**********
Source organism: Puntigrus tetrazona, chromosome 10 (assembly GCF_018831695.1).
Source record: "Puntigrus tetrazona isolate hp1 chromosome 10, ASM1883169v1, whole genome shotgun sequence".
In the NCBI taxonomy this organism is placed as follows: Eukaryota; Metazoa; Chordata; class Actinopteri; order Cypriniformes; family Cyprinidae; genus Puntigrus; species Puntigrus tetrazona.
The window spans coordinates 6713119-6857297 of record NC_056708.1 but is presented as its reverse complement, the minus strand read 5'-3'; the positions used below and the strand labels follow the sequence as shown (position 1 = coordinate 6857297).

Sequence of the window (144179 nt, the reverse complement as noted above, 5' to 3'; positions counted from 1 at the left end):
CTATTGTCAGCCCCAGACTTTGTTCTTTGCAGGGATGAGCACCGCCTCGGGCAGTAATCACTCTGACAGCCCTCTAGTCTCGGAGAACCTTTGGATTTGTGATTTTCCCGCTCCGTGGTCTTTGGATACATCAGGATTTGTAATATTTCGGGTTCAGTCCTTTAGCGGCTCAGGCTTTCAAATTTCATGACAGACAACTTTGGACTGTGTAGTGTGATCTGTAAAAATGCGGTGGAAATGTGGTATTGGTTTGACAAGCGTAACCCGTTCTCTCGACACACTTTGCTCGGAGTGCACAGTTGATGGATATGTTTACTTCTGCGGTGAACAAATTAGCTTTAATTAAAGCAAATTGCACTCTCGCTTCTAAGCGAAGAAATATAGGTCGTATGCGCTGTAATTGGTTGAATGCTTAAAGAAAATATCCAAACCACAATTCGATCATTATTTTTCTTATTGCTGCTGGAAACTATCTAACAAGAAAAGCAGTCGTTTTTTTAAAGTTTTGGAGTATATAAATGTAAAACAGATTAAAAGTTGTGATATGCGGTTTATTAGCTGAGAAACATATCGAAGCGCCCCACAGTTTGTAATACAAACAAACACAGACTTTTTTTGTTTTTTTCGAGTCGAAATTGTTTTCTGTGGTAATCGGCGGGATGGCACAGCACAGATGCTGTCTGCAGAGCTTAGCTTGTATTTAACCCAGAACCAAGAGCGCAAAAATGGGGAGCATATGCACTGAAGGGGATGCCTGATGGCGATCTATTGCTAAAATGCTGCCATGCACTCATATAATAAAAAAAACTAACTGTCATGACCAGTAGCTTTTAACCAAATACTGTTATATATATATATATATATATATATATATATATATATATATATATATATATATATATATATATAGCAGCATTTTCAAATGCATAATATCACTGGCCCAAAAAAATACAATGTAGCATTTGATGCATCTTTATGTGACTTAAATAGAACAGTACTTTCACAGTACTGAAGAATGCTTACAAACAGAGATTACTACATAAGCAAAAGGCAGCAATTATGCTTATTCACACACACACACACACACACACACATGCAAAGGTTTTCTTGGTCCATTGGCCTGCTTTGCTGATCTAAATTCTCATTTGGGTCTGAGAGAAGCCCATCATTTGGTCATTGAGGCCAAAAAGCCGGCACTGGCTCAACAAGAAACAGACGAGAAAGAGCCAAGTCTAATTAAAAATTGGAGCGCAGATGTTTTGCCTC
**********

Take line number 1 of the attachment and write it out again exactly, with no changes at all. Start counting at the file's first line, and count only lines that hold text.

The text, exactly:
Source organism: Puntigrus tetrazona, chromosome 10 (assembly GCF_018831695.1).